Although putting together a new home may look from a great distance and across a long time period as a sea of sameness – producing a box with functional rooms such as bedrooms, kitchen, bathrooms, common living areas, etc. – what varies to an astonishing degree is the number of different terms, references, vernaculars, and vocabularies for the same item, or task, or product, or material, cost code, or some other timing measure.

Complications run rampant amidst what is already a complex of moving parts for another reason – apart from the fact that basic user vocabularies vary widely from one firm to another to another – as well. That is, while enterprise resource planning (ERP) platforms, be it NEWSTAR, or JD Edwards, etc. are widely in place to lock-in data's role in the building lifecycle as a value chain, the breaks, risks, and weak links in that value chain become evident every time a field decision – and its multiplier effect impacts – veers from the ERP.

One on-the-spot, spreadsheet-based, field decision on framing lumber, for instance, could price in an overpayment for the order if the spreadsheet reflects an out-of-date, or historical cost figure. Missing a market adjustment in pricing can be costly as this chart of framing lumber job costs per square foot illustrates.

Image courtesy of Constellation HomeBuilder Systems

Linkages, interdependencies, interoperability, etc. of the whole end-to-end process from the time a project enters a builder's ERP – and a single-source-of-truth information and action value chain – has become a crucial factor in whether homebuilders can secure and sustain profitability at a moment when all the moving parts seem to move faster, slower, and more erratically at precisely the same time.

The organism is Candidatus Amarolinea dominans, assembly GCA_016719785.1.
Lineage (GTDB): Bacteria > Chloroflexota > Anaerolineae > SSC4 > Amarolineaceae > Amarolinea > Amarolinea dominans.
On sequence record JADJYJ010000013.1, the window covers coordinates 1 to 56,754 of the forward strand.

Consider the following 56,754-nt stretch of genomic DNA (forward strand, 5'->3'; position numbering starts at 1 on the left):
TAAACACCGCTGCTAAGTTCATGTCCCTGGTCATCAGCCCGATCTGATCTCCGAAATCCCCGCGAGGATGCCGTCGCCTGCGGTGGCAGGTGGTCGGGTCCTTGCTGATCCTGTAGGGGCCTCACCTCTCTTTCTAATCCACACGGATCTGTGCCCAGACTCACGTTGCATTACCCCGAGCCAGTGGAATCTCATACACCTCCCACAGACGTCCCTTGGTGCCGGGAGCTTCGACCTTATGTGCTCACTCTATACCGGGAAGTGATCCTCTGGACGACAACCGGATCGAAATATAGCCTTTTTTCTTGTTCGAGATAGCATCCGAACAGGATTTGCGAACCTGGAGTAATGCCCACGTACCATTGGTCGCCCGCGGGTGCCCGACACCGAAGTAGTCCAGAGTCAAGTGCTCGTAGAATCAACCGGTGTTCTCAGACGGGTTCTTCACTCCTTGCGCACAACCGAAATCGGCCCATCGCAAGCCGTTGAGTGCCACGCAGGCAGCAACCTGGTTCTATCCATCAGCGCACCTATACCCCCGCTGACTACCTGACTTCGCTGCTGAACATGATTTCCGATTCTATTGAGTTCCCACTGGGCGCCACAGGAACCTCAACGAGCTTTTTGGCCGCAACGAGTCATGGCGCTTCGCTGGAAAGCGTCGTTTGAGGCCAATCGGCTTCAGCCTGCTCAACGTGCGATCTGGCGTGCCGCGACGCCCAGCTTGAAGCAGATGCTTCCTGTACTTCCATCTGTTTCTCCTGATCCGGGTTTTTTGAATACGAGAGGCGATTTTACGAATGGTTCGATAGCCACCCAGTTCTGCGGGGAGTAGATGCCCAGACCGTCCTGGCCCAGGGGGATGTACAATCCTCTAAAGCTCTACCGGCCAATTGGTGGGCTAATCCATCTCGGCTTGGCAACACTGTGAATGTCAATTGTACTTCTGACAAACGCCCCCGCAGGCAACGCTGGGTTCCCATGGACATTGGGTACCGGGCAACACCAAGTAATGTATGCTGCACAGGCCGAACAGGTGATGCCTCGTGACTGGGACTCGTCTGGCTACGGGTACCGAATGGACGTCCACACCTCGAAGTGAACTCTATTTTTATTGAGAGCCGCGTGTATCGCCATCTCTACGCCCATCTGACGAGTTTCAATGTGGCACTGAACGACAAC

The primary value of collecting this data is not only realized in generating reports and dashboard, but mostly in having the ability to pivot your business based on timely, accurate, and relevant information," says Paolo Benzan, VP, Data Strategy at Constellation Homebuilder Systems. "Trying to align your business to the market on ‘stale’ data is not an efficient business practice and requires larger swings in pricing as you look to recapture lost revenue.”

Builders find today that their ERP software and platform are – like any system -- as strong as its weakest links. As they recognize and work to integrate every possible offline spreadsheet and set of marching orders, they're achieving a number of critical path gains across their enterprises by leveraging clean and consistent, real-time, single-source-of-truth data.

At Taylor Morrison we have a lot of data and homebuilding is a complex business to manage," says John Lucas, VP, Chief Information Officer, Taylor Morrison. "To ensure that we are looking at the same information, we have a rule that corrections are made in the system, not in the spreadsheet. We have worked very closely with Constellation for many years to ensure that everyone has confidence in the information they receive, that it is the full story and not something that requires spreadsheet manipulation. This allows us to set a high bar for data cleanliness and system adoption within our company. It pays off with more confident decisions and faster response times.”

These decisions and faster response times carry big implications for companies that now need to pivot on a time to reflect market adjustments in their new home asking prices, and to find dynamic cost opportunities to continue to make their homes a compelling value proposition to more wary groups of buyers.

Given the rapidly changing market conditions homebuilders face today, it is more important than ever that the leadership teams at our subsidiary builders have accurate, real-time information at their fingertips," says Randall Anderson, VP of IT, Green Brick Partners. "Over the past few years, we have emphasized leveraging our NEWSTAR systems to standardize key system processes to ensure we have clean data. The next phase in our journey will be to employ this data as we continue to develop our predictive models. We believe this will further empower our leadership teams to navigate the market and continue our efforts to grow revenues and maximize margins.”